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 Jenn and Richard Pizzi, of Bloomfield Hills, walk through the Veterans Tribute in  Oakland Township Nov. 11. Richard Pizzi is a Vietnam War veteran.

Jenn and Richard Pizzi, of Bloomfield Hills, walk through the Veterans Tribute in Oakland Township Nov. 11. Richard Pizzi is a Vietnam War veteran.

Photo by Donna Agusti

A tribute and thanks to veterans

By: Linda Shepard | Rochester Post | Published November 13, 2018


OAKLAND TOWNSHIP — World leaders signed an armistice 100 years ago in a train car in France. The goal was to end four years of conflict in the war to end all wars.

“The exact minute of the truce recognizes the guns falling silent,” Tim Resse said at the Oakland Township Veterans Tribute Nov. 11, asking the gathered crowd to take a moment of silent reflection at 11:11 a.m., the exact minute of the World War I truce. “This is the 100th anniversary of Armistice Day,” Reese said.

“Veterans, you are a special group of people,” St. John Lutheran Church Pastor Mark Schwichtenberg said to the gathered crowd at the new tribute located on Adams Road, near Silverbell Road. “To stand here, without fear — we say thank you for your sacrifice. It defines us and gives us purpose.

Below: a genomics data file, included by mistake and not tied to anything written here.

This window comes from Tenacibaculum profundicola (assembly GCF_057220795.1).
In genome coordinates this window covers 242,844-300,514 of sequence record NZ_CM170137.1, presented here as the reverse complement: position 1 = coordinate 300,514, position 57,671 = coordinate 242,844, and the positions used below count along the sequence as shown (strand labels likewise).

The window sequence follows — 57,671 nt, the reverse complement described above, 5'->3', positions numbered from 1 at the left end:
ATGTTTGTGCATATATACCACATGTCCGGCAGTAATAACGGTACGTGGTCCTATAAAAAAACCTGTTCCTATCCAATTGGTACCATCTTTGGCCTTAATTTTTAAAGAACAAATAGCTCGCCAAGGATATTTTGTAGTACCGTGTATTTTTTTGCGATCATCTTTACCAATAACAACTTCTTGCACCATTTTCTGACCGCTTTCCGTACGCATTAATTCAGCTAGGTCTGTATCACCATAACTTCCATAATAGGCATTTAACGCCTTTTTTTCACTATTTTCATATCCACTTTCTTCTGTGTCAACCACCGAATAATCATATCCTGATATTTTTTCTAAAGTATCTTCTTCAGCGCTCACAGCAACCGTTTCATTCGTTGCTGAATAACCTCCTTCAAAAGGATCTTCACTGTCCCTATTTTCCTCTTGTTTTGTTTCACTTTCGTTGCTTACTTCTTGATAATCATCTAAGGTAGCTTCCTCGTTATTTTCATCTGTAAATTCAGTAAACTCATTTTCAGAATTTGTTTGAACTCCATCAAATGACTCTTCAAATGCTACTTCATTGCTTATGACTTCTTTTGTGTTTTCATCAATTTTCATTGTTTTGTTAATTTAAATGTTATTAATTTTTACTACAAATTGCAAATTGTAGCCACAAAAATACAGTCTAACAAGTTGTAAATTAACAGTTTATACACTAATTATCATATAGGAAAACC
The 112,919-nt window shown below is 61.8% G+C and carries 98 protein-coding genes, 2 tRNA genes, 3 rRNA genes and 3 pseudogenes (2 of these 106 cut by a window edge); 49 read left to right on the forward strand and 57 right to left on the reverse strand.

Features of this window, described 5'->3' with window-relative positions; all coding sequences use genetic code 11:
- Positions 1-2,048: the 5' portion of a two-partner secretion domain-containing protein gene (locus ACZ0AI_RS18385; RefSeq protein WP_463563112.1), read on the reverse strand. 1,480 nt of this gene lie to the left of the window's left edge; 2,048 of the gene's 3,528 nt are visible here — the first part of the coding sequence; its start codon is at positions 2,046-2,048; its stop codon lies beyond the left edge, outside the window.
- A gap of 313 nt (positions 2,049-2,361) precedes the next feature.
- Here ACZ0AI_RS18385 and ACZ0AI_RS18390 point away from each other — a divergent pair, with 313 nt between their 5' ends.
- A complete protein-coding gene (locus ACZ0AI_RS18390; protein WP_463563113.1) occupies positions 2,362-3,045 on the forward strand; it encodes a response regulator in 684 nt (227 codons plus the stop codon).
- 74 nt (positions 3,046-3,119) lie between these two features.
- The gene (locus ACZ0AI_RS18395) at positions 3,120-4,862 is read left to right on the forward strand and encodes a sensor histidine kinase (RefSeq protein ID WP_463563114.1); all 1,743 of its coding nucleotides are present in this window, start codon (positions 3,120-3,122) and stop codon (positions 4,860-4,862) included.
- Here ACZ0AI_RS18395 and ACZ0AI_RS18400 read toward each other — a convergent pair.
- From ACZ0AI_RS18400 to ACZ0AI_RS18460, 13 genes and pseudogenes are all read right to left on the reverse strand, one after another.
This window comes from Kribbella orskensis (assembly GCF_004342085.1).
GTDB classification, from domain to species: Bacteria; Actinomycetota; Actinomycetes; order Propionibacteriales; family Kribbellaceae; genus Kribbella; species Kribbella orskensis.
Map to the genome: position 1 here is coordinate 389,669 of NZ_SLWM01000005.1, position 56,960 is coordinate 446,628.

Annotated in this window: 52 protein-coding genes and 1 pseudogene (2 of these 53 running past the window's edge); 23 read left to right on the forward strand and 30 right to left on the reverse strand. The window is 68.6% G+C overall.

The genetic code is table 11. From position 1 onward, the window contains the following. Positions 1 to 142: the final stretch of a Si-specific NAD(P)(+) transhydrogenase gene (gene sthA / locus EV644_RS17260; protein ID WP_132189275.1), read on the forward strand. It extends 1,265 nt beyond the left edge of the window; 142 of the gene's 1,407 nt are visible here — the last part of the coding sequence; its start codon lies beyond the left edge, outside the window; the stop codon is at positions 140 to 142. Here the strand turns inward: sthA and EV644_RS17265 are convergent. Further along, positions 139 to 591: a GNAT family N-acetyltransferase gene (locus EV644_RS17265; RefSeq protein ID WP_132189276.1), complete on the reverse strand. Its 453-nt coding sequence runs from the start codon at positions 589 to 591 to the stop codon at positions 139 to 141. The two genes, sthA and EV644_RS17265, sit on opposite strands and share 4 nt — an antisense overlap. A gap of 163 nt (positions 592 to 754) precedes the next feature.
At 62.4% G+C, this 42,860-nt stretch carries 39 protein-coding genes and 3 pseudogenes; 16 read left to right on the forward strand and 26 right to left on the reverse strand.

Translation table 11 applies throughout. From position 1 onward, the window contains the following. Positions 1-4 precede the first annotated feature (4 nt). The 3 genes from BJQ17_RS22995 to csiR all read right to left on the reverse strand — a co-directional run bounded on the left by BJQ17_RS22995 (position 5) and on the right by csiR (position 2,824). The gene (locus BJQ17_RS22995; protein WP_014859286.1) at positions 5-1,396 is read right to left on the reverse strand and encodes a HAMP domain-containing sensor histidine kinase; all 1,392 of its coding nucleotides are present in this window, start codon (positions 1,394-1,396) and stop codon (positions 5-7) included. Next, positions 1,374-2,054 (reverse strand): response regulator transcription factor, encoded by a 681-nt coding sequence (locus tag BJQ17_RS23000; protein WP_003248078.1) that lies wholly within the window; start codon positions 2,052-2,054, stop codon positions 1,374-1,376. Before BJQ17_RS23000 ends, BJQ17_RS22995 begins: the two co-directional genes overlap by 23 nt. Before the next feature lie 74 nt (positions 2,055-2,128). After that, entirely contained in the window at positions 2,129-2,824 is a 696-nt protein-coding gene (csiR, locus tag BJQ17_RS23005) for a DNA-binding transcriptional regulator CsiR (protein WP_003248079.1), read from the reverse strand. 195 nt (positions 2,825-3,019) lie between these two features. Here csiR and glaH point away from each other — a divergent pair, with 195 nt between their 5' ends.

“War is an ugly thing,” Schwichtenberg said. “Every veteran is willing to pay the ultimate price, giving me the ultimate freedom.”

The recently completed Oakland Township Veterans Tribute features clear glass-etched markers honoring all branches of the military rising skyward and encircling the American flag, and it is lighted at night.

Tribute designers aimed to focus on the valor, honor, patriotism and nobility of those who have served and are currently serving the U.S. — giving a positive and uplifting message with a sense of hope. Reese said the design also includes a special tribute to veterans who have been disabled as a result of their service.

The $2.2 million tribute was built with donated funds, materials and construction over its two-year project schedule, and was dedicated in July.

Reese was one of three Oakland Township residents who headed the tribute plan, along with Dominic Moceri and former Township Supervisor Terry Gonser.  

“When this tribute was built, we didn’t want to call attention to sacrifice,” Reese said. “We don’t want to make you feel sad; we want to evoke pride.”

Phase one of the Veterans Tribute is complete, and phase two aims to fund upkeep and repairs, as well as additions that include an entrance marker, additional landscaping, a pedestrian bridge over Gallagher Creek and a founding documents exhibit.

All are invited to honor a veteran by purchasing a laser-engraved brick paver as a permanent part of the tribute for a donation of $150 for a 4-by-8-inch brick or $300 for an 8-by-8-inch brick.

Reese said pavers will be installed near Memorial Day.

“You can order them anytime,” he said. “We’ll have a bricklaying party, so you can put them where you want them.”

For more information, visit

“What I want us to remember today is that veterans don’t need our sorrow or pride — they just need our thanks,” Reese said.